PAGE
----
| By Rachel Monique Maskell
Some things deserve a second chance
How’s it going? We’ve made it back to Sac town; it was a bit of an adjustment coming back, but after spending the past week getting the house sorted it feels good to be home.
I picked up some more amazing silk scarves while in London for the shop. Ribbon scarves are in and I found several at thrift stores that I just hand washed this morning and set out to air dry. They’re so pretty blowing in the wind.
I know there is still a bit of stigma around buying things second hand. There’s a fear that there are cooties or something lurking in the fabric that makes it unsafe. Or it’s uncool because it’s not what’s in season. Or someone will find out and think you’re too poor to buy new.
The thing is, even these beliefs are outdated.
We have access to laundry facilities in a way that they didn’t when cooties were actually a thing. We can wash the clothes we purchase. This should be done for new or used clothes after we buy them.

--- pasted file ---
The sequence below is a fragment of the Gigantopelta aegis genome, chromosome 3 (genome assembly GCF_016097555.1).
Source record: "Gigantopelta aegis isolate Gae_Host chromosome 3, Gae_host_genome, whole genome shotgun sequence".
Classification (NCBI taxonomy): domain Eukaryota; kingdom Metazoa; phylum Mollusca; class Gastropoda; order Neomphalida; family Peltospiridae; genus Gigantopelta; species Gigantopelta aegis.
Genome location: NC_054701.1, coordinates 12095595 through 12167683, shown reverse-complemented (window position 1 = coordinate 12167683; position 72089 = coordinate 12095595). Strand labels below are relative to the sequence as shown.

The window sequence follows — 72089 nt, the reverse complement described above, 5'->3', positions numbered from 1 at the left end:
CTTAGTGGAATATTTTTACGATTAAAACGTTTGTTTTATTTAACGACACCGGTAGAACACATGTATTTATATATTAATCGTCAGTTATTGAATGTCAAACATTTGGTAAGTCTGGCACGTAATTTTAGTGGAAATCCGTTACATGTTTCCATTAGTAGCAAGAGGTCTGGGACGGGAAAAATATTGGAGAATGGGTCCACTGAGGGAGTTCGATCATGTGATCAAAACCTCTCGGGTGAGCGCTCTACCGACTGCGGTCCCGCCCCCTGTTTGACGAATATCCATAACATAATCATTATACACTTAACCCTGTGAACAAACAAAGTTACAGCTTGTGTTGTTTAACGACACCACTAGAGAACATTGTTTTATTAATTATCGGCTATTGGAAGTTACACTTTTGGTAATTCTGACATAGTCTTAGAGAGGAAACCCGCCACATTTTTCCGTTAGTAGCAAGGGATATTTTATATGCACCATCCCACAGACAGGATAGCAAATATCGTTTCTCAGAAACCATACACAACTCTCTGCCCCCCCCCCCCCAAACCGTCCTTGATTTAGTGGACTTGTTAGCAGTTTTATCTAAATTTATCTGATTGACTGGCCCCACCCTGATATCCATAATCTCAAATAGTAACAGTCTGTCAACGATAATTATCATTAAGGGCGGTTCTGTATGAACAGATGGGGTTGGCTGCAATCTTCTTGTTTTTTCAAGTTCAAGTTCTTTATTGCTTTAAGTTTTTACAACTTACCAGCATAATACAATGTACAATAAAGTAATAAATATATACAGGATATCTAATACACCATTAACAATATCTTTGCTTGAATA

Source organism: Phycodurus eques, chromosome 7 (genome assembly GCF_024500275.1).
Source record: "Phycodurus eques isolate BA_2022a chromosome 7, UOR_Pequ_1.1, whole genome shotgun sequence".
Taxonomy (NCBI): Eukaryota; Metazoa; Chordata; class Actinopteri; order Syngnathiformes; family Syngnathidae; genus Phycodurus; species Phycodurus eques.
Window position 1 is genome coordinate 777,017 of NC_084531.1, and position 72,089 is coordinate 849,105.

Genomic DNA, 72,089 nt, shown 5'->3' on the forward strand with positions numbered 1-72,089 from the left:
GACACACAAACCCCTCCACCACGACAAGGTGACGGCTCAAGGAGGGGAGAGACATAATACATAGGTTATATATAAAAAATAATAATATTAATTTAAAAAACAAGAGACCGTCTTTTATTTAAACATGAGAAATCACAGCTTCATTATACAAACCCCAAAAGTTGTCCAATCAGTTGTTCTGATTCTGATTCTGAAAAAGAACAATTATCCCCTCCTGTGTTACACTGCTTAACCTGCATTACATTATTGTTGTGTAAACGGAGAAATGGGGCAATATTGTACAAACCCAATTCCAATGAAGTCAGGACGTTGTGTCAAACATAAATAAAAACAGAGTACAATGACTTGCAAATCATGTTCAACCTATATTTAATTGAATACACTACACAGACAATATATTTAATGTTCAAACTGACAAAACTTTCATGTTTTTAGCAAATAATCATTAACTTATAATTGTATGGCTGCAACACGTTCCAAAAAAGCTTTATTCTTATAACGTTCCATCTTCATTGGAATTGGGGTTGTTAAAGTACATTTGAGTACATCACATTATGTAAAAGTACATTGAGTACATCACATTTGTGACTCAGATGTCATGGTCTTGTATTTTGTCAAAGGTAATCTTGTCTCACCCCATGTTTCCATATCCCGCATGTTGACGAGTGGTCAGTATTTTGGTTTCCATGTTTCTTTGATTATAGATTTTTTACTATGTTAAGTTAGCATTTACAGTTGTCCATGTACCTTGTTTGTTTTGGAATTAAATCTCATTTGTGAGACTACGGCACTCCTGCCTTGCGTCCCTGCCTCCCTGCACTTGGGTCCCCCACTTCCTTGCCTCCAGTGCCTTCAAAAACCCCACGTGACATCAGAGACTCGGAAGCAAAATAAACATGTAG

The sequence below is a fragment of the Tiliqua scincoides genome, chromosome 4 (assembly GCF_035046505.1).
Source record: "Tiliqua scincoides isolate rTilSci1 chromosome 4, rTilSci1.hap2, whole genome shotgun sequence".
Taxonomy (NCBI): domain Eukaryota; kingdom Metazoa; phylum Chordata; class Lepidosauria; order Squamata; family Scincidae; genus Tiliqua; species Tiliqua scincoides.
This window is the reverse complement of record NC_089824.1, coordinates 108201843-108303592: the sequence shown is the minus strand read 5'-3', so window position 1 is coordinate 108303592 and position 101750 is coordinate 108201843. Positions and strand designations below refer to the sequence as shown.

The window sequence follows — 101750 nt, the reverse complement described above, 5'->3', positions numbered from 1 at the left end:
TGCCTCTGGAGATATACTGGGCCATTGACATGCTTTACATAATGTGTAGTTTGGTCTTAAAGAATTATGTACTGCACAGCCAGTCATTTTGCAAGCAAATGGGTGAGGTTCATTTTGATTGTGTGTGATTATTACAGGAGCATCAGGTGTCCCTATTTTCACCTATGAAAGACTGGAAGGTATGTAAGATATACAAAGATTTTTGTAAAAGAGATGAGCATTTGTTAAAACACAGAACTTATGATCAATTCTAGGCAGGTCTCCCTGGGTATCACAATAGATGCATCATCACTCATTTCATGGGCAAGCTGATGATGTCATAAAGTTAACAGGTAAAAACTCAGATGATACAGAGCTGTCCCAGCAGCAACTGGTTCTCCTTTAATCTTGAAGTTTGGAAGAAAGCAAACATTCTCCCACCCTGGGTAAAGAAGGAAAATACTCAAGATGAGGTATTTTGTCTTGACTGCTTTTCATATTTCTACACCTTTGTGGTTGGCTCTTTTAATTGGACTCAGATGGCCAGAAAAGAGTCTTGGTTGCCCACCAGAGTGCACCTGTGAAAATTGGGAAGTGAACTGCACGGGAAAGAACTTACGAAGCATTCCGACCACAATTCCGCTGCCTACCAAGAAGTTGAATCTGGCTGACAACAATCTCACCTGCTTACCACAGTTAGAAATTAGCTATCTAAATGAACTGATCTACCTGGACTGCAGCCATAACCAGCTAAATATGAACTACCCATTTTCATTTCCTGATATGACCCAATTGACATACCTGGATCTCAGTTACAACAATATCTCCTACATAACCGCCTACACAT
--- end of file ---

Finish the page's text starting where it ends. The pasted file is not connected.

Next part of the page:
I think the positive outcome of this insane production and design schedule is we can wear what we want, what makes us happy. There’s no hard and fast trend since it’s constantly changing.
Fiscal responsibility is a lot sexier than being broke and dealing with credit card debt. Fast fashion brands capitalize on this because they know we don’t want to spend a lot of money on clothes. The problem with their model are the garment workers on the other end. Until they are getting paid a fair working wage it feels unfair to me to be a bargain hunter for clothes that likely won’t even last.
Second hand means feeling good about the environment and women’s rights when purchasing. Knowing that most thrift stores go back into caring for communities in need and no new chemicals or production runoff was produced through the clothes is empowering.
Together we can change the perspective of second hand making the most of resources that are already available.
Big big love,